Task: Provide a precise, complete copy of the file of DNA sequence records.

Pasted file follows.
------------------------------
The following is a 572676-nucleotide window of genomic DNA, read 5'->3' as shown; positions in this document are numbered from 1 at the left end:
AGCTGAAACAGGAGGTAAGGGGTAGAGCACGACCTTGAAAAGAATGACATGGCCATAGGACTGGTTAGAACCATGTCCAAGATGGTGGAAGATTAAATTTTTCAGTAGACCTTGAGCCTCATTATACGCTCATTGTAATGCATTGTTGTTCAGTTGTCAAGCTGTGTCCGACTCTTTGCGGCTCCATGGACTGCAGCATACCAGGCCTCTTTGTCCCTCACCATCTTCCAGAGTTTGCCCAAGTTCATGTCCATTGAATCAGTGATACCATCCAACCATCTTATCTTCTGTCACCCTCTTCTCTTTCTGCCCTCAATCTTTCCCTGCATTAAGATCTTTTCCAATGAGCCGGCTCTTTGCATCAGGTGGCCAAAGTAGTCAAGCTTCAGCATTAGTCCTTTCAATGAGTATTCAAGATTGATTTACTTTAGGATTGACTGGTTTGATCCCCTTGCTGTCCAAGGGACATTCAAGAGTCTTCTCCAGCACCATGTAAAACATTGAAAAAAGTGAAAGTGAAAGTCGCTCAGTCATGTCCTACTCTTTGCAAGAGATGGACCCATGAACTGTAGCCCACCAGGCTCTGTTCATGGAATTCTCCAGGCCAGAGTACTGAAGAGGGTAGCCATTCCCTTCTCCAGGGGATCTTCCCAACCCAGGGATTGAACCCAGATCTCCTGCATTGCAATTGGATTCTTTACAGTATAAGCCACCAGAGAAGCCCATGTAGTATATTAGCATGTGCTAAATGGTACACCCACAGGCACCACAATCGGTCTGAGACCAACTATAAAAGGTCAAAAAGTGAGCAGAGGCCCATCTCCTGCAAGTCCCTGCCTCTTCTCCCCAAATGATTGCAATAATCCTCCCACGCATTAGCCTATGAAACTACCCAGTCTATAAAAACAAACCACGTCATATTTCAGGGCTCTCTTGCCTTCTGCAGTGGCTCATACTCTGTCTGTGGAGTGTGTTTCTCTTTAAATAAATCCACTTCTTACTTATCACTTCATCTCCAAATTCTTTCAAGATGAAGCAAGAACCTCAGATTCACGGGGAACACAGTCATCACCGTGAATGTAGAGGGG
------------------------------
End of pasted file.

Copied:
The following is a 572676-nucleotide window of genomic DNA, read 5'->3' as shown; positions in this document are numbered from 1 at the left end:
AGCTGAAACAGGAGGTAAGGGGTAGAGCACGACCTTGAAAAGAATGACATGGCCATAGGACTGGTTAGAACCATGTCCAAGATGGTGGAAGATTAAATTTTTCAGTAGACCTTGAGCCTCATTATACGCTCATTGTAATGCATTGTTGTTCAGTTGTCAAGCTGTGTCCGACTCTTTGCGGCTCCATGGACTGCAGCATACCAGGCCTCTTTGTCCCTCACCATCTTCCAGAGTTTGCCCAAGTTCATGTCCATTGAATCAGTGATACCATCCAACCATCTTATCTTCTGTCACCCTCTTCTCTTTCTGCCCTCAATCTTTCCCTGCATTAAGATCTTTTCCAATGAGCCGGCTCTTTGCATCAGGTGGCCAAAGTAGTCAAGCTTCAGCATTAGTCCTTTCAATGAGTATTCAAGATTGATTTACTTTAGGATTGACTGGTTTGATCCCCTTGCTGTCCAAGGGACATTCAAGAGTCTTCTCCAGCACCATGTAAAACATTGAAAAAAGTGAAAGTGAAAGTCGCTCAGTCATGTCCTACTCTTTGCAAGAGATGGACCCATGAACTGTAGCCCACCAGGCTCTGTTCATGGAATTCTCCAGGCCAGAGTACTGAAGAGGGTAGCCATTCCCTTCTCCAGGGGATCTTCCCAACCCAGGGATTGAACCCAGATCTCCTGCATTGCAATTGGATTCTTTACAGTATAAGCCACCAGAGAAGCCCATGTAGTATATTAGCATGTGCTAAATGGTACACCCACAGGCACCACAATCGGTCTGAGACCAACTATAAAAGGTCAAAAAGTGAGCAGAGGCCCATCTCCTGCAAGTCCCTGCCTCTTCTCCCCAAATGATTGCAATAATCCTCCCACGCATTAGCCTATGAAACTACCCAGTCTATAAAAACAAACCACGTCATATTTCAGGGCTCTCTTGCCTTCTGCAGTGGCTCATACTCTGTCTGTGGAGTGTGTTTCTCTTTAAATAAATCCACTTCTTACTTATCACTTCATCTCCAAATTCTTTCAAGATGAAGCAAGAACCTCAGATTCACGGGGAACACAGTCATCACCGTGAATGTAGAGGGG